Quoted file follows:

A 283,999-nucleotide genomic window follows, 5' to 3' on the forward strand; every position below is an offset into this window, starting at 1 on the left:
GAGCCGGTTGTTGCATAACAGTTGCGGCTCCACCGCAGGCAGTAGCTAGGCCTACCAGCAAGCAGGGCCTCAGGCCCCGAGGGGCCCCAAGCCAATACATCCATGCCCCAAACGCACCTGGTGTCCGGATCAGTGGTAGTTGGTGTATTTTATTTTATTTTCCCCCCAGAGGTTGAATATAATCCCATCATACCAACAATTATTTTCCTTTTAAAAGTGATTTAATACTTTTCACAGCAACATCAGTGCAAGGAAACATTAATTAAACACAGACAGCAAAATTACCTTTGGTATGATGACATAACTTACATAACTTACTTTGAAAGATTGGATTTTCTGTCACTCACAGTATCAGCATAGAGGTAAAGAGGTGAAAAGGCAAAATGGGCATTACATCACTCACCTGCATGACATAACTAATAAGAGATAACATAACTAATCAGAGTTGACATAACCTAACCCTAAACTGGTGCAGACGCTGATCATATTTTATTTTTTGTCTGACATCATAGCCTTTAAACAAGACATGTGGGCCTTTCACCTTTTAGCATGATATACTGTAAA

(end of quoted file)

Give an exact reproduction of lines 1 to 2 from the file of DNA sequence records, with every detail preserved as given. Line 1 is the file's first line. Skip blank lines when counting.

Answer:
A 283,999-nucleotide genomic window follows, 5' to 3' on the forward strand; every position below is an offset into this window, starting at 1 on the left:
GAGCCGGTTGTTGCATAACAGTTGCGGCTCCACCGCAGGCAGTAGCTAGGCCTACCAGCAAGCAGGGCCTCAGGCCCCGAGGGGCCCCAAGCCAATACATCCATGCCCCAAACGCACCTGGTGTCCGGATCAGTGGTAGTTGGTGTATTTTATTTTATTTTCCCCCCAGAGGTTGAATATAATCCCATCATACCAACAATTATTTTCCTTTTAAAAGTGATTTAATACTTTTCACAGCAACATCAGTGCAAGGAAACATTAATTAAACACAGACAGCAAAATTACCTTTGGTATGATGACATAACTTACATAACTTACTTTGAAAGATTGGATTTTCTGTCACTCACAGTATCAGCATAGAGGTAAAGAGGTGAAAAGGCAAAATGGGCATTACATCACTCACCTGCATGACATAACTAATAAGAGATAACATAACTAATCAGAGTTGACATAACCTAACCCTAAACTGGTGCAGACGCTGATCATATTTTATTTTTTGTCTGACATCATAGCCTTTAAACAAGACATGTGGGCCTTTCACCTTTTAGCATGATATACTGTAAA